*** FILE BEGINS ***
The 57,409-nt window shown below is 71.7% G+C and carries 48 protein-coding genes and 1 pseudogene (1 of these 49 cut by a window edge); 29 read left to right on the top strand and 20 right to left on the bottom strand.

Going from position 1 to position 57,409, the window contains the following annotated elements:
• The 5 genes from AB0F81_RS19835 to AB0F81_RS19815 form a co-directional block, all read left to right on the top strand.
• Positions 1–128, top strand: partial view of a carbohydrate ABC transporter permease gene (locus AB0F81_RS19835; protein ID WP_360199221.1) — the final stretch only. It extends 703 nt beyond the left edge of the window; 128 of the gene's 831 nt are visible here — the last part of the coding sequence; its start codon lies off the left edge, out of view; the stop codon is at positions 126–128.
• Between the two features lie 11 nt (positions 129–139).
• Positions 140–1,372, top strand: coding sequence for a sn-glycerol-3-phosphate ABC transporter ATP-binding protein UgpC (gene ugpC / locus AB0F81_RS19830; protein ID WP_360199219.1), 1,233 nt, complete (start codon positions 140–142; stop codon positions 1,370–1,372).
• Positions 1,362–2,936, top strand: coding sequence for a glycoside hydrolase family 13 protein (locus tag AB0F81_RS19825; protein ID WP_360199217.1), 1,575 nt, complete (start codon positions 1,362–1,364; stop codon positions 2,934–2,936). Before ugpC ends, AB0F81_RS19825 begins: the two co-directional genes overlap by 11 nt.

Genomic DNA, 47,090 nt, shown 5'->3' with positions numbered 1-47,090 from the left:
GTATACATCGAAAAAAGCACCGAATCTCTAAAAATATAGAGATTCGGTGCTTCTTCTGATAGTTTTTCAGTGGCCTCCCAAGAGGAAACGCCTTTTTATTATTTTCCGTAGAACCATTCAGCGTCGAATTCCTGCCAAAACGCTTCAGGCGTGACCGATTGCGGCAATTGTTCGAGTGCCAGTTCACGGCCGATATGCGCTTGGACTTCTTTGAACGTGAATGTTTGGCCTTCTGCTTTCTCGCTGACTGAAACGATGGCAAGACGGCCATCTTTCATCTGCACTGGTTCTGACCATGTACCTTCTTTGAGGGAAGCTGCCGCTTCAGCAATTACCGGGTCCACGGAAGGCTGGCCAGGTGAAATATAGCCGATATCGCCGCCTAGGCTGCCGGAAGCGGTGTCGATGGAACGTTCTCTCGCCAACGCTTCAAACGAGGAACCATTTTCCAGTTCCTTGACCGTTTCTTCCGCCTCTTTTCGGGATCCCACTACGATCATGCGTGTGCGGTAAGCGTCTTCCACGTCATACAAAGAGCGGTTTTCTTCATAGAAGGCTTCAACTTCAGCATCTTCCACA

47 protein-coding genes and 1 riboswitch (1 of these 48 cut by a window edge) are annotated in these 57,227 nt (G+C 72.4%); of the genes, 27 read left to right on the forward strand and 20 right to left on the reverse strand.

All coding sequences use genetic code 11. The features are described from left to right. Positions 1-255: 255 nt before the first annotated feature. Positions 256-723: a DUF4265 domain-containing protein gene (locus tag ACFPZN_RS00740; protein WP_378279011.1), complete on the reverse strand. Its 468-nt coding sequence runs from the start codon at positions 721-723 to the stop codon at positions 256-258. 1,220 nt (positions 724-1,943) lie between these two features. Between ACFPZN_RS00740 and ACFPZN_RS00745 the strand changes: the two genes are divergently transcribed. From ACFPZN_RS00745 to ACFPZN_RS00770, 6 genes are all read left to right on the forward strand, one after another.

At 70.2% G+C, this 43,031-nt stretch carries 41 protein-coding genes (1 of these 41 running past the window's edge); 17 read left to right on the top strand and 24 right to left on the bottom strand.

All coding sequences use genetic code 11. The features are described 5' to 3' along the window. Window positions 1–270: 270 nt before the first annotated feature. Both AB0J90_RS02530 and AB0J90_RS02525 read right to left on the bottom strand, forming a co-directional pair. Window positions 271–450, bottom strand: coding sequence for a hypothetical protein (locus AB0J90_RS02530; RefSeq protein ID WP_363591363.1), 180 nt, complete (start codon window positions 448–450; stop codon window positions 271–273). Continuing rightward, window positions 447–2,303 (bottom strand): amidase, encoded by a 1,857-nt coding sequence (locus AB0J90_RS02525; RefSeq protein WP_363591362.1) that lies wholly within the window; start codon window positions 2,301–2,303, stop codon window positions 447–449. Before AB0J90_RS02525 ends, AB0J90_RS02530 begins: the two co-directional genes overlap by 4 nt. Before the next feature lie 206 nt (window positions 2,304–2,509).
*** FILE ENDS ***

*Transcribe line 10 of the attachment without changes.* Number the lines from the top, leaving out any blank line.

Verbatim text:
47 protein-coding genes and 1 riboswitch (1 of these 48 cut by a window edge) are annotated in these 57,227 nt (G+C 72.4%); of the genes, 27 read left to right on the forward strand and 20 right to left on the reverse strand.